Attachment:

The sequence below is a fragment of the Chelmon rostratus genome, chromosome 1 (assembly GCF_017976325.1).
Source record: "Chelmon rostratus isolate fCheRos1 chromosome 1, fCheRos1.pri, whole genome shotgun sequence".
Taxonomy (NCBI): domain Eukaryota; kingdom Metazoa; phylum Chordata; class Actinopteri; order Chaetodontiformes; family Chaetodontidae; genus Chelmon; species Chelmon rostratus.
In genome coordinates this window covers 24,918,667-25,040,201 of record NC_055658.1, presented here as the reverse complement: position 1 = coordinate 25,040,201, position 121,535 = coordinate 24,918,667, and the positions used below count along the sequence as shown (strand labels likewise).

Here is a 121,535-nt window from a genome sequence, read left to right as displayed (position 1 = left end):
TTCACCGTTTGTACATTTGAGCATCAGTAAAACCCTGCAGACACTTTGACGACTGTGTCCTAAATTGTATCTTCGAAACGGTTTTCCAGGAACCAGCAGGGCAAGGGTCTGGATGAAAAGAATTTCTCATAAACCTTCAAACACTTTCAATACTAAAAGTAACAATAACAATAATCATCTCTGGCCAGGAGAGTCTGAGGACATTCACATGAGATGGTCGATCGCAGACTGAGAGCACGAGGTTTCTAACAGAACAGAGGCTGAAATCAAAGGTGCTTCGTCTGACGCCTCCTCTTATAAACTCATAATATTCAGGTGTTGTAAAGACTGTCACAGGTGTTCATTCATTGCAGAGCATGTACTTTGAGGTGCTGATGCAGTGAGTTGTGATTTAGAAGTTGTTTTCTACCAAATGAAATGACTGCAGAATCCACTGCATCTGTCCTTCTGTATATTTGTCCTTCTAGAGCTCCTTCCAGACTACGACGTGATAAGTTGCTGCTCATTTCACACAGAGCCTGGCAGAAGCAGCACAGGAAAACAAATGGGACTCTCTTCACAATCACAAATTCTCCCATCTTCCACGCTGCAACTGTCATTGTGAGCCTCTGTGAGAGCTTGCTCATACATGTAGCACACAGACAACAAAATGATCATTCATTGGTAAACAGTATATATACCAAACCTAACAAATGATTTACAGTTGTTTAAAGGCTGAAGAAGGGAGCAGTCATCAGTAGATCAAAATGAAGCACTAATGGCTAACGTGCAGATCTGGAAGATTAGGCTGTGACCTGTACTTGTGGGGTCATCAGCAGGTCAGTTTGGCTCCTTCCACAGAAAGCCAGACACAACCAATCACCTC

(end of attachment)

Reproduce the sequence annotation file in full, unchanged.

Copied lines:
The sequence below is a fragment of the Chelmon rostratus genome, chromosome 1 (assembly GCF_017976325.1).
Source record: "Chelmon rostratus isolate fCheRos1 chromosome 1, fCheRos1.pri, whole genome shotgun sequence".
Taxonomy (NCBI): domain Eukaryota; kingdom Metazoa; phylum Chordata; class Actinopteri; order Chaetodontiformes; family Chaetodontidae; genus Chelmon; species Chelmon rostratus.
In genome coordinates this window covers 24,918,667-25,040,201 of record NC_055658.1, presented here as the reverse complement: position 1 = coordinate 25,040,201, position 121,535 = coordinate 24,918,667, and the positions used below count along the sequence as shown (strand labels likewise).

Here is a 121,535-nt window from a genome sequence, read left to right as displayed (position 1 = left end):
TTCACCGTTTGTACATTTGAGCATCAGTAAAACCCTGCAGACACTTTGACGACTGTGTCCTAAATTGTATCTTCGAAACGGTTTTCCAGGAACCAGCAGGGCAAGGGTCTGGATGAAAAGAATTTCTCATAAACCTTCAAACACTTTCAATACTAAAAGTAACAATAACAATAATCATCTCTGGCCAGGAGAGTCTGAGGACATTCACATGAGATGGTCGATCGCAGACTGAGAGCACGAGGTTTCTAACAGAACAGAGGCTGAAATCAAAGGTGCTTCGTCTGACGCCTCCTCTTATAAACTCATAATATTCAGGTGTTGTAAAGACTGTCACAGGTGTTCATTCATTGCAGAGCATGTACTTTGAGGTGCTGATGCAGTGAGTTGTGATTTAGAAGTTGTTTTCTACCAAATGAAATGACTGCAGAATCCACTGCATCTGTCCTTCTGTATATTTGTCCTTCTAGAGCTCCTTCCAGACTACGACGTGATAAGTTGCTGCTCATTTCACACAGAGCCTGGCAGAAGCAGCACAGGAAAACAAATGGGACTCTCTTCACAATCACAAATTCTCCCATCTTCCACGCTGCAACTGTCATTGTGAGCCTCTGTGAGAGCTTGCTCATACATGTAGCACACAGACAACAAAATGATCATTCATTGGTAAACAGTATATATACCAAACCTAACAAATGATTTACAGTTGTTTAAAGGCTGAAGAAGGGAGCAGTCATCAGTAGATCAAAATGAAGCACTAATGGCTAACGTGCAGATCTGGAAGATTAGGCTGTGACCTGTACTTGTGGGGTCATCAGCAGGTCAGTTTGGCTCCTTCCACAGAAAGCCAGACACAACCAATCACCTC